Week 47, 2019 | Kristin Kimball | Nov 25, 2019

Things went from cold and hard to warm and mushy this week, a state that is more in line with the calendar. I forgot to tell the dogs this. I had them out for a run before bed on Wednesday, and took them to the pond behind the house where they have been hunting muskrats, and Mary found that the ice two yards off the shore was no longer solid. I guess that’s her bath for the year, then. Quill the puppy watched, taking notes. He’s almost 5 months old, weighs a whopping 33 lbs, and is becoming a real contender against Mary in the wrestling and running departments. He lost his baby teeth, got his big molars and canines, and with that has gained the ability to crunch through whole feathered chicken carcasses, and tear apart a fresh sheep head. (Ask me how I know, and I’ll tell you that allowing a fresh sheep head on the house porch during a thaw was exactly as foolish as it sounds. My mistake.) I can’t wait to see what he’s like on livestock, soon as he grows a brain with the maturity to match his legs and choppers. Meanwhile, we’re working on the basics, and enjoying his vast reserves of energy.

The team pivoted from emergency cold prep to slightly less frantic work this week. Mark, who loves a bargain, went to Vermont to pick up a load of used cattle panels that Evan spotted on Craigslist. We use them to build corrals and section off different areas in the covered barnyards, where the livestock spend the winter, and these will help a lot, given how much the beef herd grew this fall. Mark and Elise worked in the butcher shop, getting back in the groove by slaughtering seven sheep (see head, above). There was also lots of general farm cleanup, and post-harvest kitchen work. Beth led a team of helpers at the Hub on the Hill, turning cabbage, radish and other fresh veg into kraut and kimchi. What a miracle that vegetables, plus salt, plus time equal so much intense flavor. I and my gut microbiome are looking forward to eating a lot of those nutritionally dense fermented products this winter. We have another 20,000 lbs of cabbage and a near-ton of leeks that need to be cleaned, so if anyone feels like doing some non-rushed, social, low-skill work, feel free to join in.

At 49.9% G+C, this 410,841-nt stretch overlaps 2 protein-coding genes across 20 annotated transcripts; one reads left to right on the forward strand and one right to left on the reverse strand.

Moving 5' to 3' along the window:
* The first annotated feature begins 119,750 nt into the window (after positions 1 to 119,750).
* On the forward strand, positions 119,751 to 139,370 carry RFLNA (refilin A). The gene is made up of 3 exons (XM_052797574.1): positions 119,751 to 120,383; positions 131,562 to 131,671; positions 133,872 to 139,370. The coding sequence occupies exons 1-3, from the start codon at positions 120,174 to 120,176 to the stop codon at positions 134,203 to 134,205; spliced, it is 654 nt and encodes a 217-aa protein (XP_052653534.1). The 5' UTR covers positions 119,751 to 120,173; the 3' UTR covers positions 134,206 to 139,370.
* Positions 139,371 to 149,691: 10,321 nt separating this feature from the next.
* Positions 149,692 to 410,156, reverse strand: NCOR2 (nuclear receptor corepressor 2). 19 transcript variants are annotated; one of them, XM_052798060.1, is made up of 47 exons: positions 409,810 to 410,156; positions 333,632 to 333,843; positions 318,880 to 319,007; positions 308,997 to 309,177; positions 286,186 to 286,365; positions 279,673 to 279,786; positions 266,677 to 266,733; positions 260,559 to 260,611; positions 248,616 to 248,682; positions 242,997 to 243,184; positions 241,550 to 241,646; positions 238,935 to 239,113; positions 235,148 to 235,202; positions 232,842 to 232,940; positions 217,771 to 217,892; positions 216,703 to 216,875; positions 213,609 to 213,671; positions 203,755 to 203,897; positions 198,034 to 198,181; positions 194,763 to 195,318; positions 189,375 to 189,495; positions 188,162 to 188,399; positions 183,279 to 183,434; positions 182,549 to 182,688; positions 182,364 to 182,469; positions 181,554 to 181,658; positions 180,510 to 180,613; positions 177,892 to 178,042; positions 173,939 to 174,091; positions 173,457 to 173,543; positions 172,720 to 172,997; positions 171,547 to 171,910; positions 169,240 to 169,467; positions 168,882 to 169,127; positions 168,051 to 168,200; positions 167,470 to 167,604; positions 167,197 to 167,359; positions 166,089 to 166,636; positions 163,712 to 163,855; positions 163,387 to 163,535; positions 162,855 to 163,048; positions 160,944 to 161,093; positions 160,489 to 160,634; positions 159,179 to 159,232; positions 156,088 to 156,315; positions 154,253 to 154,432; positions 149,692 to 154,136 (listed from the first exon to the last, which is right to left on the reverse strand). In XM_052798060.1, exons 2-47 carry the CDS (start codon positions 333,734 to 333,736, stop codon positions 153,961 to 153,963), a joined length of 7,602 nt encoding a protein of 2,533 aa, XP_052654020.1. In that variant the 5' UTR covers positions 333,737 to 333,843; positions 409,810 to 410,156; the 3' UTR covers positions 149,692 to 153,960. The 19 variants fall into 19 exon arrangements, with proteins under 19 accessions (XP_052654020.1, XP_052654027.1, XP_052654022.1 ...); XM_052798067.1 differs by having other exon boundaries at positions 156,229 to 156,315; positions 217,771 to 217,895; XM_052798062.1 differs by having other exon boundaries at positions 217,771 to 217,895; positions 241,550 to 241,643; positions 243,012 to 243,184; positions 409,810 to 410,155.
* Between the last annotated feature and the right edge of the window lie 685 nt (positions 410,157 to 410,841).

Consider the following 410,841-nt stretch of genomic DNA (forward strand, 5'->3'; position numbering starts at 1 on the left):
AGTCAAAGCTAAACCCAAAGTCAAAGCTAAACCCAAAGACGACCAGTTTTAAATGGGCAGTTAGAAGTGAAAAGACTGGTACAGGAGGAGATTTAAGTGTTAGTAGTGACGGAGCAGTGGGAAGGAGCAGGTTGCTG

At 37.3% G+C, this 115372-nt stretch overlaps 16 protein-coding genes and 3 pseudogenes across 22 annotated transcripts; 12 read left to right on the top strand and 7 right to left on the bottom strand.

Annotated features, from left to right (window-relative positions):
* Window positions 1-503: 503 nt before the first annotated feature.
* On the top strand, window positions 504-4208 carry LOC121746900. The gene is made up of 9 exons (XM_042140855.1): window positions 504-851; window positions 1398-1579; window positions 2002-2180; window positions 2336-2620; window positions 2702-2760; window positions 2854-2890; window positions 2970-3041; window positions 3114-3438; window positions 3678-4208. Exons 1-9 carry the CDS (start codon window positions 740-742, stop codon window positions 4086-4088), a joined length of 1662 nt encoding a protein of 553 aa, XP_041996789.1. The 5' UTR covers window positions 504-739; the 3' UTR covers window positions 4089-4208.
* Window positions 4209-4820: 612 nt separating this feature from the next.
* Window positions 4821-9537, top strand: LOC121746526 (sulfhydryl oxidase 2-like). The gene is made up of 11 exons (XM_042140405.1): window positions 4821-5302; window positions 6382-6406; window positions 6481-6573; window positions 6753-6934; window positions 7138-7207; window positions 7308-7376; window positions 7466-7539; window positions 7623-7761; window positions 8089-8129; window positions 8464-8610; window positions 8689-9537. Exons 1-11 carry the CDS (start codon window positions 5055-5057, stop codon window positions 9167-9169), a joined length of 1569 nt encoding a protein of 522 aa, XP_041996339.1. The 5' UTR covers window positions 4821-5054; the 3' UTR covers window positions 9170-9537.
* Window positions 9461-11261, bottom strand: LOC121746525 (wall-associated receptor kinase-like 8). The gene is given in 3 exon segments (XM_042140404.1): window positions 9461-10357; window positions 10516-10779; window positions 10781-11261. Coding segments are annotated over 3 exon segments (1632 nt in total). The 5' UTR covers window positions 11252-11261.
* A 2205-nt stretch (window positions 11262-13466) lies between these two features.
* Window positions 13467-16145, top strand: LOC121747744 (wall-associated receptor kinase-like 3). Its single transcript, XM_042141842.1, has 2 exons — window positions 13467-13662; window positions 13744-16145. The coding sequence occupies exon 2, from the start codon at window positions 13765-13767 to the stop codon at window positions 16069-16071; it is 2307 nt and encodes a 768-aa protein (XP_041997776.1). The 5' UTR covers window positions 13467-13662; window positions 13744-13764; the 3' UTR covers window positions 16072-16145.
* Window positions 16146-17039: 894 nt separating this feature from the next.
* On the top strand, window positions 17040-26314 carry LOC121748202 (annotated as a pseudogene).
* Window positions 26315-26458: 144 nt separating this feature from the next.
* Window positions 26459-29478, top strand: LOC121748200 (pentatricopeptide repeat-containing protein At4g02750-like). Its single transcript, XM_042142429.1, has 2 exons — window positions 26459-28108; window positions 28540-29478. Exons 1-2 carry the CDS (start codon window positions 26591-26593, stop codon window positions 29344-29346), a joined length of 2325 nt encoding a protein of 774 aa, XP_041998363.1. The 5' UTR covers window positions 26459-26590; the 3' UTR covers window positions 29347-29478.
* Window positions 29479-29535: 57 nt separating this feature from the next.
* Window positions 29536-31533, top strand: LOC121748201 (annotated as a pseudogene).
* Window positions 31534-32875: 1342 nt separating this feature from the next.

As we wind toward the end of the year, I feel the usual desire to sum up the growing season. The word of 2019 is abundance. The quantity and quality of food we have harvested this year is just astounding. How lucky are we to live in the opposite of a food desert? A food oasis, I think we can call it. I’m never more grateful for that than I am this time of year. I’m starting to think about what I’m going to cook for Thanksgiving, and since I’m perfectly OK with chickens taking the place of turkey, everything I want to cook from soup to pie course comes from the acres I can see from my window. Who else gets to say that? We have the land, skill and desire to provide this food for a larger group of people in 2020, so please, if you like what you’re eating, spread the word. A larger number of members means a better share for everyone.

And finally, While Mark is hunting Craigslist for farm bargains, I have something cooking in the newly renovated (OK, half renovated) farmhouse kitchen. I’m looking for a deal on a used Viking or Wolf 36” or maybe even 48” all-gas 6-burner pro-style residential range. Older is great! Cosmetics don’t matter. I just crave big big fire. And that is the news from Essex Farm for this fickle 47th week of 2019. Find us via the web at essexfarmcsa, on Insta there and at kristinxkimball and farmerkimball, or IRL, on the farm, any day but Sunday.

-Kristin & Mark Kimball